Varroa Management

Varroa Management

I cannot improve much upon the FERA Varroa Management guides, which can be downloaded here:

They also have a useful Varroa calculator that I have used a few times.

My Varroa Management

Please read my Beekeeping Calendar for more information, but my interventions are:

  • All Year – Open Mesh Floor
  • April – Insert drone brood foundation. This is not described in the FERA guide but I have described it below and I found this technique described in the July 2014 BBKA journal written by The University of Georgia. I have found culling drone brood highly effective.
  • Late July / August (after honey is removed) – Use Apiguard for 4 weeks
  • December – Use Oxalic Acid (but only if it has been a cold winter and the hive is broodless – this requires 3 weeks at temperatures below 5C. I applied Oxalic Acid in December 2013 (mild winter) and it was not effective – so best not to use in these circumstances. Read: Applying Oxalic Acid)

Artificial and natural swarming will create periods of broodlessness and hence reduce varroa.

Using Drone Brood Foundation In April

  1. In April insert a frame with drone brood foundation into the brood box next to the outer frame of brood
  2. Remove when drone cells are capped (i.e. 17 days later if comb was already drawn)
  3. Place frame in freezer for 24 hours or until frozen solid
  4. Let frame thaw and then remove dead bees and larvae with uncapping fork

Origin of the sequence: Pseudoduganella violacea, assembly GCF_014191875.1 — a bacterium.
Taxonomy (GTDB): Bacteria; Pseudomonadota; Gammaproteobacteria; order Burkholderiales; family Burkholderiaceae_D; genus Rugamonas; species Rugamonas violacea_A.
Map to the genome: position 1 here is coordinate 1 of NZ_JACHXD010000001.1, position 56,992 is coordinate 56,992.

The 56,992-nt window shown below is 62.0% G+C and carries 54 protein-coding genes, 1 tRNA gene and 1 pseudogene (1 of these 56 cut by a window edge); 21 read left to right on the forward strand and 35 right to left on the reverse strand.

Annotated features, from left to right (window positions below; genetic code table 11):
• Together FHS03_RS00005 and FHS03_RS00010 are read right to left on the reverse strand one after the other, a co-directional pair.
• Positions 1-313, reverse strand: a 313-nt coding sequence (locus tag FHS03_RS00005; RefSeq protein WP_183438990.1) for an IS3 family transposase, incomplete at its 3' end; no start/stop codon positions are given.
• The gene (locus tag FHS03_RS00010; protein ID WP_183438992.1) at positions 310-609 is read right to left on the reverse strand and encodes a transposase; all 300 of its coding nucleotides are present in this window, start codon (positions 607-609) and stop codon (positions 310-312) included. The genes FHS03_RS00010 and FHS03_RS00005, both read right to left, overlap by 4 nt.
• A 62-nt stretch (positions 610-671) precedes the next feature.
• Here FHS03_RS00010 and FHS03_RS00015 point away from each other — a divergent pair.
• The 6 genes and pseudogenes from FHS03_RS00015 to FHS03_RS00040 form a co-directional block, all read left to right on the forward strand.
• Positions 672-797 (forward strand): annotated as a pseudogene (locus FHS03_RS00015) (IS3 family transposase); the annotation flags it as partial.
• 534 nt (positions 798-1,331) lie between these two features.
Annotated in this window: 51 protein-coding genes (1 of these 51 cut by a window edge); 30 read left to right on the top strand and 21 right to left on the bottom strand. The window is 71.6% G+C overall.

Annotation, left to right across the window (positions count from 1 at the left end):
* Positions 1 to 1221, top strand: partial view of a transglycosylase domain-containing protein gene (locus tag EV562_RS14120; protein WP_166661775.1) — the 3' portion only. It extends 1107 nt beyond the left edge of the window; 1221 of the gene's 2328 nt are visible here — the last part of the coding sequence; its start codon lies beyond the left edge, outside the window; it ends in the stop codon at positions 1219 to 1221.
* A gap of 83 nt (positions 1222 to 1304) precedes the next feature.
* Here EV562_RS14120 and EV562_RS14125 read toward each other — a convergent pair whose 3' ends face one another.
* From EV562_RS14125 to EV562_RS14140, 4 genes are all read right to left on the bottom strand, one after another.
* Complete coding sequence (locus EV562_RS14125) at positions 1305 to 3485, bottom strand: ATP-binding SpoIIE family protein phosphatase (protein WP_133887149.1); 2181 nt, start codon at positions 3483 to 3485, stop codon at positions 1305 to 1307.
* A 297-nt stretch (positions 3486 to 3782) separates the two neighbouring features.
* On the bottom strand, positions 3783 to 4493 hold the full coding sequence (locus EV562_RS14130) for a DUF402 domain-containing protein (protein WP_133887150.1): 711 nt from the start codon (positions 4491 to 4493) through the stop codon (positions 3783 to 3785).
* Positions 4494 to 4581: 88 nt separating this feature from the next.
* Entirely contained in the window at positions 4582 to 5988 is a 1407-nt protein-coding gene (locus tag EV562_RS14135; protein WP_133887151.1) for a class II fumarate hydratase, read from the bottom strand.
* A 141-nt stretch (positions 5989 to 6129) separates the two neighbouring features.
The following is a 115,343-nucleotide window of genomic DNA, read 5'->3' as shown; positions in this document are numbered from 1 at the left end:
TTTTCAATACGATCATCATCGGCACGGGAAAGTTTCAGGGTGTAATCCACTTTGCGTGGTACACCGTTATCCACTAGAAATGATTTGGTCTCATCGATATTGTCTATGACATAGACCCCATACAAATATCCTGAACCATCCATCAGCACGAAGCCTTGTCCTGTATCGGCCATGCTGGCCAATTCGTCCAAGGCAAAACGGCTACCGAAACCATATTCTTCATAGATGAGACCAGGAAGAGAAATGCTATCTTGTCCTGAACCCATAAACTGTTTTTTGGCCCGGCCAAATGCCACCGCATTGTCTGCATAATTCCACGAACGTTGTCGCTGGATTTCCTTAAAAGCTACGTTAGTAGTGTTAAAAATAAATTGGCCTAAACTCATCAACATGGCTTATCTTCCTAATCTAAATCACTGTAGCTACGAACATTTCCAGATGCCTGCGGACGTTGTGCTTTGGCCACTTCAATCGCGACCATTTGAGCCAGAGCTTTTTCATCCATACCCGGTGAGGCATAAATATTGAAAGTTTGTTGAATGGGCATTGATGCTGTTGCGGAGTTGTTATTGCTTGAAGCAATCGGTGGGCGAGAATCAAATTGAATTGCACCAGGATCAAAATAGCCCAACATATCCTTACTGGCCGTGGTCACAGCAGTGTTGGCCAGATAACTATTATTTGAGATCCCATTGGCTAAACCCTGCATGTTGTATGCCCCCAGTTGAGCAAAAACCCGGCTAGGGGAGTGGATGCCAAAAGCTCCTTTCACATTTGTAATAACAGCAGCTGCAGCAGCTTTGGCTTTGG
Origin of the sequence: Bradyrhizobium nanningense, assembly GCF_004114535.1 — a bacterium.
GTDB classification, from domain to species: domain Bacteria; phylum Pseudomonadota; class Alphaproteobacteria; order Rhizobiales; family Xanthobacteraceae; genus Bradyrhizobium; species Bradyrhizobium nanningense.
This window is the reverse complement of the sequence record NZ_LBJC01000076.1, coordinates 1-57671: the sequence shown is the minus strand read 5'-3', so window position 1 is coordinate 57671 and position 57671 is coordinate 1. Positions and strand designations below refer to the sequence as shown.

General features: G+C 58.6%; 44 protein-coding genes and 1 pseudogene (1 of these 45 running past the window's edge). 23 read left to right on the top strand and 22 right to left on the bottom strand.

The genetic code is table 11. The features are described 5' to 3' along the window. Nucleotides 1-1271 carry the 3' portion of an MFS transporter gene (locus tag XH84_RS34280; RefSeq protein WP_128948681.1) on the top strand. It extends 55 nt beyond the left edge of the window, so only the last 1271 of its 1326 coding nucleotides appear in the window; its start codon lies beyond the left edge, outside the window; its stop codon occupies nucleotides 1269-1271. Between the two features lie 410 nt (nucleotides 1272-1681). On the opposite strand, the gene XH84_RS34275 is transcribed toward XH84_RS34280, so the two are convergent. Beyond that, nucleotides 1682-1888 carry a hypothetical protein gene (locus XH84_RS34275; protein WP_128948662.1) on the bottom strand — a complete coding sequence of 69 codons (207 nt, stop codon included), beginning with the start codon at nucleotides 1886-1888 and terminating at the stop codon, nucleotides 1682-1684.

5. Put frame back in hive for bees to clean up
  6. At this stage you can either (A) leave it in for another round of mite removal; or (B) replace with standard worker brood frame
  7. Protect/store the frames for the next 12 months so that wax moth don’t get them

Rationale For My Approach To Varroa Management

  • Open Mesh Floor evidenced as effective way to reduce varroa plus easy, cheap
  • Three interventions a year should suffice (drone removal, Apiguard, Oxalic Acid)
  • Using drone foundation is cheaper and easier than using comb cage to trap queen
  • I prefer the idea of using drone foundation rather than inserting a shorter brood frame so I can then replace that frame with a standard frame for the colony to use more effectively
  • Apiguard reduces varroa population by 95% and is less aggressive than MAQs strips. I have started removing all honey by late July / start August in order for the bees to be able to build up honey stores for the winter and to be able to use Apiguard which needs temperatures above 15C.
  • Oxalic Acid is effective under broodless conditions and reduces varroa population by 90%. It’s also relatively cheap. From now I only use during cold winters (described above)
  • Apiguard is about £5 per treatment/hive; Oxalic acid is about £0.50 per treatment/hive

Further Reading

I have written a how-to on Oxalic Acid Treatment.

Here are some of my posts on varroa:

2 thoughts on “Varroa Management”

  1. if you should not dribble but once in the worker bees lifetime, how does dribbling affect the queen the second and third year?

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